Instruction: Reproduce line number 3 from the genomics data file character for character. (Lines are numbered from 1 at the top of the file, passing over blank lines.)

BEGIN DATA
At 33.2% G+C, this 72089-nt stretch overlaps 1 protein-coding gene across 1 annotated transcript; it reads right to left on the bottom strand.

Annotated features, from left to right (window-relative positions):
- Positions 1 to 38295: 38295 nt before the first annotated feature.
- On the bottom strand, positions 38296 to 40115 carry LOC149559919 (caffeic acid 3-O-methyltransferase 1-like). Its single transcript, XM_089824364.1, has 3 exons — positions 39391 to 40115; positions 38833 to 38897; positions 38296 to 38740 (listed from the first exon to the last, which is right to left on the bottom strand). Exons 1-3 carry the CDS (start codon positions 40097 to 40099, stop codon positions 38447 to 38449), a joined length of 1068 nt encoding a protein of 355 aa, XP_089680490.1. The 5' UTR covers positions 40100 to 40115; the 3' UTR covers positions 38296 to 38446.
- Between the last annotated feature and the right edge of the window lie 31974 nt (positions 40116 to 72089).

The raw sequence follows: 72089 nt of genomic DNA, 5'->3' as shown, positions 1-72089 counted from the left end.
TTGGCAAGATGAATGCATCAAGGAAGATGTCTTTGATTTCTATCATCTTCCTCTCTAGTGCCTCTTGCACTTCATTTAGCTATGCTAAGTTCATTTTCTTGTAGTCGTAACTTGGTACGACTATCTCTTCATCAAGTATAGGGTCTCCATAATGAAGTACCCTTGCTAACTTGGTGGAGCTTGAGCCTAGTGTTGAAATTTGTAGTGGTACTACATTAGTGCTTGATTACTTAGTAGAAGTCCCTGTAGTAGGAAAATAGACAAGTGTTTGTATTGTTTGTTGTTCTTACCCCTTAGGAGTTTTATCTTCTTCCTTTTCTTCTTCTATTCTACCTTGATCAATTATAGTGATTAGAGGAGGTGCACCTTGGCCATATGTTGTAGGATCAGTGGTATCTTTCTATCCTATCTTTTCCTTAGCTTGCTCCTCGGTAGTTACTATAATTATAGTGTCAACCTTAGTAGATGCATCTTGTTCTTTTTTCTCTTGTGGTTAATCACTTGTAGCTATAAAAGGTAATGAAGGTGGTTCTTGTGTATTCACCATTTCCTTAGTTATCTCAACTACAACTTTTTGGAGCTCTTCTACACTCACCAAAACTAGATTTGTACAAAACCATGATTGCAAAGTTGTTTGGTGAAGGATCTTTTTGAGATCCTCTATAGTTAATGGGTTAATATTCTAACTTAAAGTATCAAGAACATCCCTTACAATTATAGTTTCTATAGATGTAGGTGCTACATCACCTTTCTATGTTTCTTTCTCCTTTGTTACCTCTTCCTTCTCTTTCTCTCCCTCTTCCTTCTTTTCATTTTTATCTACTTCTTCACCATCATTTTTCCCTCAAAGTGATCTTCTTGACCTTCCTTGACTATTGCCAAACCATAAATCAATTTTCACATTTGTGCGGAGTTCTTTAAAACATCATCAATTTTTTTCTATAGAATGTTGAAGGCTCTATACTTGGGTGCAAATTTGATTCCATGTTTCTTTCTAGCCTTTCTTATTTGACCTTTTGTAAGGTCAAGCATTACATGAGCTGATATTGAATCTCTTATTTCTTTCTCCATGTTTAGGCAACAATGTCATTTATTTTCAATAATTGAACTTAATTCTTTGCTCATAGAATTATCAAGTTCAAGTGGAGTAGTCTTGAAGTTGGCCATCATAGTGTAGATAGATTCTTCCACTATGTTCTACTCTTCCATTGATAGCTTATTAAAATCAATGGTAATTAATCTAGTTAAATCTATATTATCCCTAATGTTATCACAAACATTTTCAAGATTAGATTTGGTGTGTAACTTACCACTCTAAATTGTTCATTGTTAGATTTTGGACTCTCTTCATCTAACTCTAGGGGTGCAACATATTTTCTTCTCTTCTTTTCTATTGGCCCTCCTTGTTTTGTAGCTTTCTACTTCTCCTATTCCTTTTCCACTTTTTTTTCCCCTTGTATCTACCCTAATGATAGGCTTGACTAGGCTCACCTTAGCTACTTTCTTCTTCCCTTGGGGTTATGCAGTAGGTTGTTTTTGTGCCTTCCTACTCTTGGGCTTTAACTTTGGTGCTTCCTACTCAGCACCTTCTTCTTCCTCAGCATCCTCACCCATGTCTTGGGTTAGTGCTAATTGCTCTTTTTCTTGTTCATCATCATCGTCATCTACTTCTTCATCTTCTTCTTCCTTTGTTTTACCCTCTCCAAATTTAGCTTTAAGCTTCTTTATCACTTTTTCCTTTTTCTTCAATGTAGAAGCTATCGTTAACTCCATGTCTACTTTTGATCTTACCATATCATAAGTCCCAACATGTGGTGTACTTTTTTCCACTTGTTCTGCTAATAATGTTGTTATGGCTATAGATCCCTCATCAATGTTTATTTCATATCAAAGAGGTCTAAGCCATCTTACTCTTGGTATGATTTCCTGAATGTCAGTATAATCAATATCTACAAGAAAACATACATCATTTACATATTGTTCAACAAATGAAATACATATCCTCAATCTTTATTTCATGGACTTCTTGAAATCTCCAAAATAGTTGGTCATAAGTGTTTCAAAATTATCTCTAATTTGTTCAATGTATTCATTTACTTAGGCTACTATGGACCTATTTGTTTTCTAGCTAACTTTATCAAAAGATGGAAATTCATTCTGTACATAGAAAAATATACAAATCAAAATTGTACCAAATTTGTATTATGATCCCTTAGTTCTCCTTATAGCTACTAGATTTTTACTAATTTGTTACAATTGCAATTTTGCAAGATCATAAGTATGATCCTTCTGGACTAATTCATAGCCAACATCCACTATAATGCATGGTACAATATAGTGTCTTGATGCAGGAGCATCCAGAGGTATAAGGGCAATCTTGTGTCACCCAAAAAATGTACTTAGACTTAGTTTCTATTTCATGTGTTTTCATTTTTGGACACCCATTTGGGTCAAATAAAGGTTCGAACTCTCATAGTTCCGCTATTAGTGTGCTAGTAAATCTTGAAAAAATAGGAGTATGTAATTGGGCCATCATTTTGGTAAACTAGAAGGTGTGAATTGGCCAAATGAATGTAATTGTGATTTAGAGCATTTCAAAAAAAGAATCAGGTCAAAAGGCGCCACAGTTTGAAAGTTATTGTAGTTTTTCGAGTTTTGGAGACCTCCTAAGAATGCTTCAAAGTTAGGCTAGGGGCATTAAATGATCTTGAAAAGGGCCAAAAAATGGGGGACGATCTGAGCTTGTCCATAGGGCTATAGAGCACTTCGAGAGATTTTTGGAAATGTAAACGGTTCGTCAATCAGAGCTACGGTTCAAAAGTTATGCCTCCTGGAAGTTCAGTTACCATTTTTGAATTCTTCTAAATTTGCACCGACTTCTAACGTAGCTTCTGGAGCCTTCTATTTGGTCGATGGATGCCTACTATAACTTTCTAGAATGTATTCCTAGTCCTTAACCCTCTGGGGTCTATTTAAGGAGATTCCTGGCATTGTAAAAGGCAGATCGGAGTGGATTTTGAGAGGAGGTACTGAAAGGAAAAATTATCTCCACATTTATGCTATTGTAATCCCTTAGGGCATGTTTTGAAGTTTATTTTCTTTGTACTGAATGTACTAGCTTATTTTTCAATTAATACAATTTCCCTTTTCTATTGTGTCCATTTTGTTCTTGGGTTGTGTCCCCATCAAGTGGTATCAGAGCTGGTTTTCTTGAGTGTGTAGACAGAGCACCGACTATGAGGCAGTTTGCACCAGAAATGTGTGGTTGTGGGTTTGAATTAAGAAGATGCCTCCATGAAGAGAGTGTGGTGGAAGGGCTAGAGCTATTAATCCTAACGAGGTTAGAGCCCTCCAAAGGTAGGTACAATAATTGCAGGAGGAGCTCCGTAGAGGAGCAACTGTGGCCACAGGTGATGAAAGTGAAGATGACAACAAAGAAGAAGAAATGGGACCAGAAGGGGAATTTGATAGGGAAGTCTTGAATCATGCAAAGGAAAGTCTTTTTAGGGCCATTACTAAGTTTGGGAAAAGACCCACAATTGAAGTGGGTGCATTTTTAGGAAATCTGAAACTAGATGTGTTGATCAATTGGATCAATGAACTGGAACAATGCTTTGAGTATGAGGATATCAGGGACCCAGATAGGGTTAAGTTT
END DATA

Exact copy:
- Positions 1 to 38295: 38295 nt before the first annotated feature.